TSA Will Allow You To Bring Disabled Bullets Through Security, Unless They Can Keep Liquids Cold

The TSA isn’t very good at finding dangerous items going through security checkpoints, so they can’t let you bring in bullets even without a gun for firing them.

There’s a good chance you might find a gun airside to use them in. The gun might have been left by air marshals in the bathroom (Michael Corleone-style). Or they might have been taken through accidentally by a police officer or by a marine.

TSA policy allows you to bring empty shell casings with the primer removed or discharged. So bullets that have been disabled and cannot be fired are fine.

Unless that bullet could keep your drink cold in which case they’re going to confiscate it. Since they have plenty of abandoned drinks at the checkpoint they want their drinks to be cold.

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What you see here are bullet-shaped whiskey stones. Once chilled, they keep your whiskey cold without watering it down as ice cubes would. Anyhoo, whiskey stones are fine to pack in carry-on bags, but not when they look like live bullets. To bring them on a trip, you’d have to bite the bullet and pack them in a checked bag. These were discovered recently in a carry-on bag at the Lewiston–Nez Perce County Airport (LWS) in Idaho. … These of course are not dangerous, and we’re not posting them to try and say we saved the day by finding them. This is just an attempt to pass along a friendly travel tip so others don’t make the same mistake. … While we’re talking about friendly travel tips, here’s the scoop on traveling with ammo. This info could really help you dodge a bullet. … Small arms ammunition (In checked bags only), including ammunition not exceeding .75 caliber and shotgun shells of any gauge must be securely boxed or included within a hard-sided case containing an unloaded firearm. … As far as empty shell casings, they’re allowed through the checkpoint as long as the projectile is no longer intact, and the primer has been removed or has been discharged. … If a bullet has no gun powder, yet still has the projectile attached, it is considered a replica and is not allowed in carry-on bags. These are common on necklaces and keychains. They need to be packed in checked baggage. … #RandomThought – Too much whiskey can lead to shooting your mouth off, so it could be said that you’d be dodging a bullet by drinking in moderation. … #tsa #lws

A post shared by TSA (@tsa) on

The TSA reports seizing six whiskey stones shaped like bullets. If you want to keep your whiskey cold but don’t want to let it get watered down, whiskey stones are your answer.

According to TSA,

  • Whiskey stones are fine to pack in carry on bags
  • Disabled bullets that cannot be fired are fine to pack in carry on bags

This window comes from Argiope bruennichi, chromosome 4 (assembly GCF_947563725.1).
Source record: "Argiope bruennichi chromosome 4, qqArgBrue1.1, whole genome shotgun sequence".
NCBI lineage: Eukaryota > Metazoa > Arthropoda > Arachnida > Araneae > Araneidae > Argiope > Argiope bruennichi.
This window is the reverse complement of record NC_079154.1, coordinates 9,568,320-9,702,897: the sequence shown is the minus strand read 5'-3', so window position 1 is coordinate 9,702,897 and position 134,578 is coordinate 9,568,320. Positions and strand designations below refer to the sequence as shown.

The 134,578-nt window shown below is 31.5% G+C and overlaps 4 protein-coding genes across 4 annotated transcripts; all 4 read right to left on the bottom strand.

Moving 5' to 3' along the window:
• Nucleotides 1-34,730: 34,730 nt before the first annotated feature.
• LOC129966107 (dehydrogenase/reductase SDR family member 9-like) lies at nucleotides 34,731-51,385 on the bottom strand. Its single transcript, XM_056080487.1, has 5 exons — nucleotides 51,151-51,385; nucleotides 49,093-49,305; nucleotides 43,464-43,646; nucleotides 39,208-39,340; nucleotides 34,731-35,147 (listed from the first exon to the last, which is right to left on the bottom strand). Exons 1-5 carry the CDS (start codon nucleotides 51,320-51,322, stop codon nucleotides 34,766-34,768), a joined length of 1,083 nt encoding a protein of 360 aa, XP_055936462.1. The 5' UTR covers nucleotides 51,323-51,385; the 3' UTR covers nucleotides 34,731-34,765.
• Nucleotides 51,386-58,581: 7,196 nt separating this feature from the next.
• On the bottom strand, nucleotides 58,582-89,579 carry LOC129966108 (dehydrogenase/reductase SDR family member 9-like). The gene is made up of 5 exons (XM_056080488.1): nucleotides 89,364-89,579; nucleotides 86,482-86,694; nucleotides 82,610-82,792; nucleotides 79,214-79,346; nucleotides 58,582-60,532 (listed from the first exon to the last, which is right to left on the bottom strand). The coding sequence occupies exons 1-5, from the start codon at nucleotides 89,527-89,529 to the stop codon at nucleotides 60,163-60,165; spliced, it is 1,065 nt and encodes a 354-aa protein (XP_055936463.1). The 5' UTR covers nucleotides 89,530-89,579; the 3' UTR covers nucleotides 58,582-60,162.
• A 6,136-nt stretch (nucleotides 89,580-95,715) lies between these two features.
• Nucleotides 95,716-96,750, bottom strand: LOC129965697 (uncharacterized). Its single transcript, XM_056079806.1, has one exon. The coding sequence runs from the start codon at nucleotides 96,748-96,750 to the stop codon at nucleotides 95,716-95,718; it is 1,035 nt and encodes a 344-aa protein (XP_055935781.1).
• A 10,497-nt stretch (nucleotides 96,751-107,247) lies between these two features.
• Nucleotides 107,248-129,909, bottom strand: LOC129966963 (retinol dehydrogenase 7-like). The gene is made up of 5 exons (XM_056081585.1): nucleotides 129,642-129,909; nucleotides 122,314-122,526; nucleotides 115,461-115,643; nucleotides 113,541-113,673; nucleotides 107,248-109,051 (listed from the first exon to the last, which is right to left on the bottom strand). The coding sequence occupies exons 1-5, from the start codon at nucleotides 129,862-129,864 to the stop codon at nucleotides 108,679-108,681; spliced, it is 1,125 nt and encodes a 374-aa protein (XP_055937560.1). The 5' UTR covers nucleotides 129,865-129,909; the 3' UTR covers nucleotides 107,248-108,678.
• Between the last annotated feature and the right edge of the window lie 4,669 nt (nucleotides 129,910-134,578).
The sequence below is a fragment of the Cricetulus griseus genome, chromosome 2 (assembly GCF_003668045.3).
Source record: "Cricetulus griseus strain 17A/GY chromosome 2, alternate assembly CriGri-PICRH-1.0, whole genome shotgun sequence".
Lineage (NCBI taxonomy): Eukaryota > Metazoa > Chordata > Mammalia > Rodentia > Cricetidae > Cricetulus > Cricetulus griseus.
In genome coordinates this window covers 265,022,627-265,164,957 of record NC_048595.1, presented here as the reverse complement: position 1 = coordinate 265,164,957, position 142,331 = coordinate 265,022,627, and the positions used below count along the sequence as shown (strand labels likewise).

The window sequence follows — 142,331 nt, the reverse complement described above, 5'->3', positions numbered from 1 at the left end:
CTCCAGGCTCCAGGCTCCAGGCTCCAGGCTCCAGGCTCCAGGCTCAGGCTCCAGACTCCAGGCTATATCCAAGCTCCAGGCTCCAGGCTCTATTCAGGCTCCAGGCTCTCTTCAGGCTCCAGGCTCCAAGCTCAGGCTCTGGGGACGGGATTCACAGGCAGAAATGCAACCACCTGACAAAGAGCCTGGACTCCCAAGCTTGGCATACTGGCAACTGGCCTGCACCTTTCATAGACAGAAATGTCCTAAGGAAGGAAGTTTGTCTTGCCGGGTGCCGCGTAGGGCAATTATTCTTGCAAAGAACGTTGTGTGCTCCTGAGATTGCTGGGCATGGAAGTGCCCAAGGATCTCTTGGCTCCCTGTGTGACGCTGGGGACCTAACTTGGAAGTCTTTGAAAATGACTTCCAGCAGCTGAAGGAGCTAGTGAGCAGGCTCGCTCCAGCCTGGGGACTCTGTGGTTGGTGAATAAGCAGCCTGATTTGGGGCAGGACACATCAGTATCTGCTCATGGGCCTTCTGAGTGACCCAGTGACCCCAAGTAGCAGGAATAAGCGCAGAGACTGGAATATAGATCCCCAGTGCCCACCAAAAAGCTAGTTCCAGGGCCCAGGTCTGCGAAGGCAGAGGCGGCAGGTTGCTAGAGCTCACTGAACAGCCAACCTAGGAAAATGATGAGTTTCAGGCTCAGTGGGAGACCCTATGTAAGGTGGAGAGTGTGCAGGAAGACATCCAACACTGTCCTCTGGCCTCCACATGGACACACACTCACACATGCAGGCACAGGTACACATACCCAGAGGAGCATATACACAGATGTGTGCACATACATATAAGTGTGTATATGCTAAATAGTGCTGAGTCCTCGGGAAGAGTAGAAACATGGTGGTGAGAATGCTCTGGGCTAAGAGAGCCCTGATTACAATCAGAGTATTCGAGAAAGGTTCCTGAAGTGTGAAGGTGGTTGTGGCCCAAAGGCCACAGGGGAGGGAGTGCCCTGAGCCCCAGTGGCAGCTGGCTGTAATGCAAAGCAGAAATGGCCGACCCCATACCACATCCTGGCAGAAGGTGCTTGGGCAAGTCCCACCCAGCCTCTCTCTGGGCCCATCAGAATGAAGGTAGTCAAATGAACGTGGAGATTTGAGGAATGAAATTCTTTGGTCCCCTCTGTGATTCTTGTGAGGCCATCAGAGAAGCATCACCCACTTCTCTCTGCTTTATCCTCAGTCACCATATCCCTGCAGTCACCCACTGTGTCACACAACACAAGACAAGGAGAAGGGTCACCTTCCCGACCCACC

• Whiskey stones shaped like bullets cannot be brought in carry on bags

The agency acknowledges that “[t]hese of course are not dangerous, and we’re not posting them to try and say we saved the day by finding them.”

As of this writing their social share has garnered over 9000 likes, which is 9000 more than the number of terrorists the agency has ever caught. And please don’t tell me they deter terrorists when they miss 90%+ of the dangerous items going through the checkpoint and the agency itself has admitted there aren’t any active plots against US aviation.

(HT: Hit and Run)

About Gary Leff

Gary Leff is one of the foremost experts in the field of miles, points, and frequent business travel - a topic he has covered since 2002. Co-founder of frequent flyer community InsideFlyer.com, emcee of the Freddie Awards, and named one of the "World's Top Travel Experts" by Conde' Nast Traveler (2010-Present) Gary has been a guest on most major news media, profiled in several top print publications, and published broadly on the topic of consumer loyalty. More About Gary »

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  1. Seems odd they’d admit they aren’t dangerous but confiscated them anyway. If you know something isn’t dangerous, why take it? My entire bag is full of things known to be not dangerous. Seems like the exact opposite of what they should be doing.

  2. TSA – Making up the rules in the war on beverages since 2001.

    To me this tweet should have pointed out how they are techincally ok but to avoid confusion and delays at security please put in checked bags.

  3. Related to DaninMCI comment: Still remember in Europe the war on contact solution. I need it for my contacts. Unfortunately, the size of contact solution was about 120ml which is over the limit of 100ml. I had my contact solution confiscated several times at Heathrow and once at DeGaul.

    Another totally unrelated nit. I just realized that “shrinkification” has struck again. While writing this comment, I noticed that the new bottles of Boston Simplus are now 105ml instead of the 120ml. In other words, a 14% price increase. Yet, according to the USA Bureau of Labor statistics, the CPI-U has increased ONLY (1.5% + 1.6% + 0.1% + 1.3% +2.1%)/5+=1.3% from 2013 to 2017. I am willing to bet these economist yahoos have not fully considered the impact of shinkification.

  4. “TSA policy allows you to bring empty shell casings with the primer removed or discharged. So bullets that have been disabled and cannot be fired are fine.”

    “empty shell casing” != bullet.

    A bullet that cannot be fired is *not* fine. If the shell casing still has the bullet in it, it will be confiscated even if there is no powder or primer.

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